If that’s not what you’re after, the CF2, the second carbon-fibre model, is more relaxed and so is the Lite aluminium version. They each have a taller head tube – 20mm taller in the case of the 56cm model, giving a stack 20mm higher and a reach 6mm shorter. I’ve not ridden the CF2, but those figures are going to result in a position that’s still performance-orientated but a little easier on the back and neck.
Was the Merida Scultura Disc CF4 comfortable through the Trouée d'Arenberg? Nope, those cobbles are murder whatever bike you’re on. Paris-Roubaix is called the Hell of the North for a reason. But on more uniform cobbles and, more relevant, on rough roads it’s a smooth bike, especially compared with a typical hard-riding race bike. Granted, fitting 28mm tyres (if there’s space for them) to most road bikes would improve the ride quality, but the Scultura is a little special in the degree to which it can take the sting out of uneven surfaces.
The clever bit is that it does this while maintaining stiffness and efficiency. The Scultura feels every bit a full-on speed machine. It leaps into action when you jack up the intensity and makes super-steep climbs like the Paterberg feel, well, not easy, but a bit less difficult. If you’re prepared to invest the power you get a whole lot back in terms of speed and altitude.
One key feature of the carbon Scultura Discs is the Disc-Cooler, a forged aluminium component that’s attached to the chainstay under the rear brake. The CNC-milled fins are designed to dissipate heat.
Does it work? I have no idea. It makes sense from a theoretical point of view but the Paris-Roubaix route is so flat that you barely brake and the Tour of Flanders hills are really short. You’d need some big descents to put the Disc-Cooler to the test, and I didn’t have the chance to use the Scultura Disc CF4 on anything longer than a couple of minutes.
Does the Scultura need disc brakes? Over the Paris-Roubaix cobbles there’s no real advantage because braking is such a tiny part of the equation. Back in the real world, we’ve gone through the arguments for and against disc brakes countless times on road.cc and you doubtless already have views, so let’s not crack into the whole debate again now. Whether the undeniable improvement in the quality of the braking is worth the extra expense, weight, and so on, is a decision you need to make yourself.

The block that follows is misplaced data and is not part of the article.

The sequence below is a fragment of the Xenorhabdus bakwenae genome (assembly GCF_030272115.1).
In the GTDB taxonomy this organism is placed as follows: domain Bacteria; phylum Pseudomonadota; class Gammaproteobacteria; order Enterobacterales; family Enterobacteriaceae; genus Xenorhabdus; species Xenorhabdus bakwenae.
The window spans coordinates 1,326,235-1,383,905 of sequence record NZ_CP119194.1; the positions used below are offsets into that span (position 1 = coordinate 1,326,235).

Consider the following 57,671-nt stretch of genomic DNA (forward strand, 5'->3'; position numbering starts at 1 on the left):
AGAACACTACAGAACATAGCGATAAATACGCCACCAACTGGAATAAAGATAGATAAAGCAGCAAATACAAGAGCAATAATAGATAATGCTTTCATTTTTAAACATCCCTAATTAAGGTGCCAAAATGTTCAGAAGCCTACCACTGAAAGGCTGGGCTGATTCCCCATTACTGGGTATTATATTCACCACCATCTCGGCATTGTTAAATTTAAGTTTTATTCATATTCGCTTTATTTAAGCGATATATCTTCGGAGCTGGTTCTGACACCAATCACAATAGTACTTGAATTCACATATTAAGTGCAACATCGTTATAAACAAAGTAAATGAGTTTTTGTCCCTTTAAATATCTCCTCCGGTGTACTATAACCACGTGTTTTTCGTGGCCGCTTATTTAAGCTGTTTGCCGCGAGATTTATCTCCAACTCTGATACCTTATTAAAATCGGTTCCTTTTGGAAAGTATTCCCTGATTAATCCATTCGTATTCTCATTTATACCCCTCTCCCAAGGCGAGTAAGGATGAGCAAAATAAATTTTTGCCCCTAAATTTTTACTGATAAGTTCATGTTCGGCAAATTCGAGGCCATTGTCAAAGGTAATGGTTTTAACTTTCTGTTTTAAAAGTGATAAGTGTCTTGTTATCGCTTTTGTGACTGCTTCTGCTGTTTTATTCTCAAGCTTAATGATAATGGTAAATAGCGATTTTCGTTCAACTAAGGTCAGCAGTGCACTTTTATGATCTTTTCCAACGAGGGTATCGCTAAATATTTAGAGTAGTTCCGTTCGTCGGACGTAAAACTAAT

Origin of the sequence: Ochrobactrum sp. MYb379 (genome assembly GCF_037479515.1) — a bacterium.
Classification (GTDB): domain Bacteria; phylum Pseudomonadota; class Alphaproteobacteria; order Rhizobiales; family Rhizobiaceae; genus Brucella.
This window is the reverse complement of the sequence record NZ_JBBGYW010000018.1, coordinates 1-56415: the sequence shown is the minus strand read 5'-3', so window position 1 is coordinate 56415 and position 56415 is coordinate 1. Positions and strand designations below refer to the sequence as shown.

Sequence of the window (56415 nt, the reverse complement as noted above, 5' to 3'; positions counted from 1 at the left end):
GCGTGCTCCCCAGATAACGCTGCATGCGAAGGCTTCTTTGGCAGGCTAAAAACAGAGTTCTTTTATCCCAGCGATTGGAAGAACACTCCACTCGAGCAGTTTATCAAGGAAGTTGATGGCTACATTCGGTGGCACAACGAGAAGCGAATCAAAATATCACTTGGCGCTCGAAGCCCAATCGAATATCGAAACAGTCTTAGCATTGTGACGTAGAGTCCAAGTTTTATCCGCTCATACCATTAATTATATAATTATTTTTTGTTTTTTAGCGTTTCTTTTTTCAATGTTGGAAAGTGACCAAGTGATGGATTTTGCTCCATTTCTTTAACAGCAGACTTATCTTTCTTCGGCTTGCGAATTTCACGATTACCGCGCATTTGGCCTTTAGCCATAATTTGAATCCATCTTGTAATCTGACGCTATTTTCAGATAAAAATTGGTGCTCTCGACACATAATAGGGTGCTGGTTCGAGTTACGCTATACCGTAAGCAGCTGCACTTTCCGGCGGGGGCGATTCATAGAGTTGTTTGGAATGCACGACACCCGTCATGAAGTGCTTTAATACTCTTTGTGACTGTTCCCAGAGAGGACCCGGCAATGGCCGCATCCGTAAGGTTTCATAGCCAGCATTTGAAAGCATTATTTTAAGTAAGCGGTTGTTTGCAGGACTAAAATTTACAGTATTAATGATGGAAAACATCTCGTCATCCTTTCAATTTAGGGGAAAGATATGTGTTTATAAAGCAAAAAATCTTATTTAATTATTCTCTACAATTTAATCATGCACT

The bottom line is that if you want a lightweight, reactive, and comfortable race bike, the Merida Scultura has loads to offer. If you want all that with the addition of disc brakes, the Scutura Disc makes an excellent case for itself.
Mat has been in cycling media since 1996, on titles including BikeRadar, Total Bike, Total Mountain Bike, What Mountain Bike and Mountain Biking UK, and he has been editor of 220 Triathlon and Cycling Plus. Mat has been road.cc technical editor for over a decade, testing bikes, fettling the latest kit, and trying out the most up-to-the-minute clothing. We send him off around the world to get all the news from launches and shows too. He has won his category in Ironman UK 70.3 and finished on the podium in both marathons he has run. Mat is a Cambridge graduate who did a post-grad in magazine journalism, and he is a winner of the Cycling Media Award for Specialist Online Writer. Now over 50, he's riding road and gravel bikes most days for fun and fitness rather than training for competitions.